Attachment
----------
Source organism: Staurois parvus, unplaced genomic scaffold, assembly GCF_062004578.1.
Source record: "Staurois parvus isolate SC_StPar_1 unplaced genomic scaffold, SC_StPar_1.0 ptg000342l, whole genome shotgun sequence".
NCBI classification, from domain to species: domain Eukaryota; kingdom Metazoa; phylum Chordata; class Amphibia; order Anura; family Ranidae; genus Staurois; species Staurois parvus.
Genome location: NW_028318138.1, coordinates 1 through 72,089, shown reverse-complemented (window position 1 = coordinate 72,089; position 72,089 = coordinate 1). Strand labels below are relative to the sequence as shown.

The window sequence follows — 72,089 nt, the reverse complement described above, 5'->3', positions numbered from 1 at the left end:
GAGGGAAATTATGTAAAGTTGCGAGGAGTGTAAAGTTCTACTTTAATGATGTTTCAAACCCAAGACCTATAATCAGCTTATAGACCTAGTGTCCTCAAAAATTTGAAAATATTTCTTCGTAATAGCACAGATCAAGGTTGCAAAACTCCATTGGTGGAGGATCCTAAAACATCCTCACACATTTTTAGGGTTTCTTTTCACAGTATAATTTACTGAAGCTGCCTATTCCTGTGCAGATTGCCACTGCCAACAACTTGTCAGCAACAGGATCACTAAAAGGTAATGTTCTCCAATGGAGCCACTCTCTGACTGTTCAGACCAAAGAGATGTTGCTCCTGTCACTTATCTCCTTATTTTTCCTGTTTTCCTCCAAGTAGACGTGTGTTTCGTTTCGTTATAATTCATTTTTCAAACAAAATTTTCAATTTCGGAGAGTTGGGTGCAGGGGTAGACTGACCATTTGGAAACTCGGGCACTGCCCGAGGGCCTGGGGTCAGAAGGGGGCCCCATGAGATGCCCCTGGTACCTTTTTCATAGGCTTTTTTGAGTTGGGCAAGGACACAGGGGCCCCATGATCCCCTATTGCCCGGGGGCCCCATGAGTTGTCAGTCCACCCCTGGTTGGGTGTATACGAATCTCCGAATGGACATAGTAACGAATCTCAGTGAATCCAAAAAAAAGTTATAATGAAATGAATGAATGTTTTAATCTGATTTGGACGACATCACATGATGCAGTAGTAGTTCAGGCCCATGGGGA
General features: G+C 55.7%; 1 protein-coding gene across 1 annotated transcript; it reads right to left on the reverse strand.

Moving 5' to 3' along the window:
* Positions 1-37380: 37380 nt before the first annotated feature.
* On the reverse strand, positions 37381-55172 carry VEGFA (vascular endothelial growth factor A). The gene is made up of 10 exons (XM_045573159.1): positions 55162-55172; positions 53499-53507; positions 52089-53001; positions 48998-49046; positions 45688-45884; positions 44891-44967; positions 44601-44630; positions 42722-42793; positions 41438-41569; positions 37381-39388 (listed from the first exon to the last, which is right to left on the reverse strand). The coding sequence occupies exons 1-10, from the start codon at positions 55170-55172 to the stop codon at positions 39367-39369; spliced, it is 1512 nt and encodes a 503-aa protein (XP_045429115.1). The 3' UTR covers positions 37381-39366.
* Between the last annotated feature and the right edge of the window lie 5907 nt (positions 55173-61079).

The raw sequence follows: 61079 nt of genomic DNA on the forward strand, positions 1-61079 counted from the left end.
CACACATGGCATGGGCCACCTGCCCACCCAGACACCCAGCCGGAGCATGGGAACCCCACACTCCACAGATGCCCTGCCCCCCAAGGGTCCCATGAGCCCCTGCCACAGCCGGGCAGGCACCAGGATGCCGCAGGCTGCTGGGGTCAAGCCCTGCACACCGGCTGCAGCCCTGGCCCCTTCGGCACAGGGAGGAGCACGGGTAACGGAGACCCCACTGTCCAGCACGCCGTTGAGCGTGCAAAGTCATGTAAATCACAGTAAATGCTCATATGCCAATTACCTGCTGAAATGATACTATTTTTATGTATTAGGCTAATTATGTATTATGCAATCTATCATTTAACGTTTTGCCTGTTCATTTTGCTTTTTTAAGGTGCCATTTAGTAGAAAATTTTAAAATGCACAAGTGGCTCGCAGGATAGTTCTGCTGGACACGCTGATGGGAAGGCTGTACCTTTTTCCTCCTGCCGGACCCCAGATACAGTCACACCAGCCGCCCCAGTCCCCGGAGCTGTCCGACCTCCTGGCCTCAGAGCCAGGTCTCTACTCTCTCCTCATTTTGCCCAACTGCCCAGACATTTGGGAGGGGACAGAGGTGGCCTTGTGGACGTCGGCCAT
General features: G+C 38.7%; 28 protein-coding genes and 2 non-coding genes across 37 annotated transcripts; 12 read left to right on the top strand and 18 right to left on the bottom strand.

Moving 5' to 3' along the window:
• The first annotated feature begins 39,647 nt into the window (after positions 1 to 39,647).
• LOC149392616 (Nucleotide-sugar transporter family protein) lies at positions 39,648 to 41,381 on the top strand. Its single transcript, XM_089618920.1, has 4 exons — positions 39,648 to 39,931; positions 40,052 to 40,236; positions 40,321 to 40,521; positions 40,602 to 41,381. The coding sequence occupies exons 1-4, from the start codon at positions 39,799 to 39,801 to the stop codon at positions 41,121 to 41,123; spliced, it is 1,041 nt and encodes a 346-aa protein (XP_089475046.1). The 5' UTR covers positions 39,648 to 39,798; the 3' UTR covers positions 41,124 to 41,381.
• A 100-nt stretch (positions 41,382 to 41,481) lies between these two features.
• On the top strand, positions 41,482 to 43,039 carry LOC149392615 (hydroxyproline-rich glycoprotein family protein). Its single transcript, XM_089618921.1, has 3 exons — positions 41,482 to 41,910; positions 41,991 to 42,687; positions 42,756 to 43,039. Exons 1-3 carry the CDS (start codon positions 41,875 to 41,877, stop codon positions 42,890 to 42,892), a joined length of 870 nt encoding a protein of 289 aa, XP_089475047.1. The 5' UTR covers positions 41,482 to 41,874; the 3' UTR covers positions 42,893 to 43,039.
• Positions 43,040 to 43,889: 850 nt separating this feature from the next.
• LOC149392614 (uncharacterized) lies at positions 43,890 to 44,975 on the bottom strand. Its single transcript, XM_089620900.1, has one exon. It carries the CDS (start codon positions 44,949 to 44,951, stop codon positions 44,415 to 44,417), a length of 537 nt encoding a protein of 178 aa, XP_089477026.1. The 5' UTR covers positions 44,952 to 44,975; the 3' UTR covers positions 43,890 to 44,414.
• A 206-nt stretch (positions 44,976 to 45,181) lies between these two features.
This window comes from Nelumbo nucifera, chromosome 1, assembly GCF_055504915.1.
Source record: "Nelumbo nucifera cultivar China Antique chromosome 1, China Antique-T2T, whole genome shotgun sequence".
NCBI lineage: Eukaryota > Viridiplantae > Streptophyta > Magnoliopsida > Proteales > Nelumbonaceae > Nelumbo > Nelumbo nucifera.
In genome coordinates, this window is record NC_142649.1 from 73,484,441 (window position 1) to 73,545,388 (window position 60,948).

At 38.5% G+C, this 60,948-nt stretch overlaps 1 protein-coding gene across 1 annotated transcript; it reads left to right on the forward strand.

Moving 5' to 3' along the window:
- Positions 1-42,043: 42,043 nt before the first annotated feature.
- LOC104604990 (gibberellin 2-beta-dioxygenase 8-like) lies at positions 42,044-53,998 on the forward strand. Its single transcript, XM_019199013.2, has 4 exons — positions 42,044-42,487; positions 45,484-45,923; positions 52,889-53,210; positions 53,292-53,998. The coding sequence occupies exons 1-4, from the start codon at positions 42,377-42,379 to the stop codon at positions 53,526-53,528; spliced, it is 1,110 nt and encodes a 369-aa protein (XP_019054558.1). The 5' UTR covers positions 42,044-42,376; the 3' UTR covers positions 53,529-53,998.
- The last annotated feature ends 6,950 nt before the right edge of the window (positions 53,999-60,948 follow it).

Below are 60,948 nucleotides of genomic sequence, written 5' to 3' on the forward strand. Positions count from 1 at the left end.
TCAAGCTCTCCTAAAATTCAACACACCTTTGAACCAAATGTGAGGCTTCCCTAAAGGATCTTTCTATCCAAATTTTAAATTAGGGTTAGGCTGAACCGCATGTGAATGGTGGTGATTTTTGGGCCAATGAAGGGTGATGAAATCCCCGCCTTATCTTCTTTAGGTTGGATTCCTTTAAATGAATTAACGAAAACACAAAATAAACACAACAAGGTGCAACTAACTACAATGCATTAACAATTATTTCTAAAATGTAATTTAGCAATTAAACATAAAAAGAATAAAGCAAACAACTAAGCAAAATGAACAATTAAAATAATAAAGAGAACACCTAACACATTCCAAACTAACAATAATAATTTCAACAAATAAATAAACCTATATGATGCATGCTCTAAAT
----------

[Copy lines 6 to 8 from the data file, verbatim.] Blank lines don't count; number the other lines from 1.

GAGGGAAATTATGTAAAGTTGCGAGGAGTGTAAAGTTCTACTTTAATGATGTTTCAAACCCAAGACCTATAATCAGCTTATAGACCTAGTGTCCTCAAAAATTTGAAAATATTTCTTCGTAATAGCACAGATCAAGGTTGCAAAACTCCATTGGTGGAGGATCCTAAAACATCCTCACACATTTTTAGGGTTTCTTTTCACAGTATAATTTACTGAAGCTGCCTATTCCTGTGCAGATTGCCACTGCCAACAACTTGTCAGCAACAGGATCACTAAAAGGTAATGTTCTCCAATGGAGCCACTCTCTGACTGTTCAGACCAAAGAGATGTTGCTCCTGTCACTTATCTCCTTATTTTTCCTGTTTTCCTCCAAGTAGACGTGTGTTTCGTTTCGTTATAATTCATTTTTCAAACAAAATTTTCAATTTCGGAGAGTTGGGTGCAGGGGTAGACTGACCATTTGGAAACTCGGGCACTGCCCGAGGGCCTGGGGTCAGAAGGGGGCCCCATGAGATGCCCCTGGTACCTTTTTCATAGGCTTTTTTGAGTTGGGCAAGGACACAGGGGCCCCATGATCCCCTATTGCCCGGGGGCCCCATGAGTTGTCAGTCCACCCCTGGTTGGGTGTATACGAATCTCCGAATGGACATAGTAACGAATCTCAGTGAATCCAAAAAAAAGTTATAATGAAATGAATGAATGTTTTAATCTGATTTGGACGACATCACATGATGCAGTAGTAGTTCAGGCCCATGGGGA
General features: G+C 55.7%; 1 protein-coding gene across 1 annotated transcript; it reads right to left on the reverse strand.

Moving 5' to 3' along the window: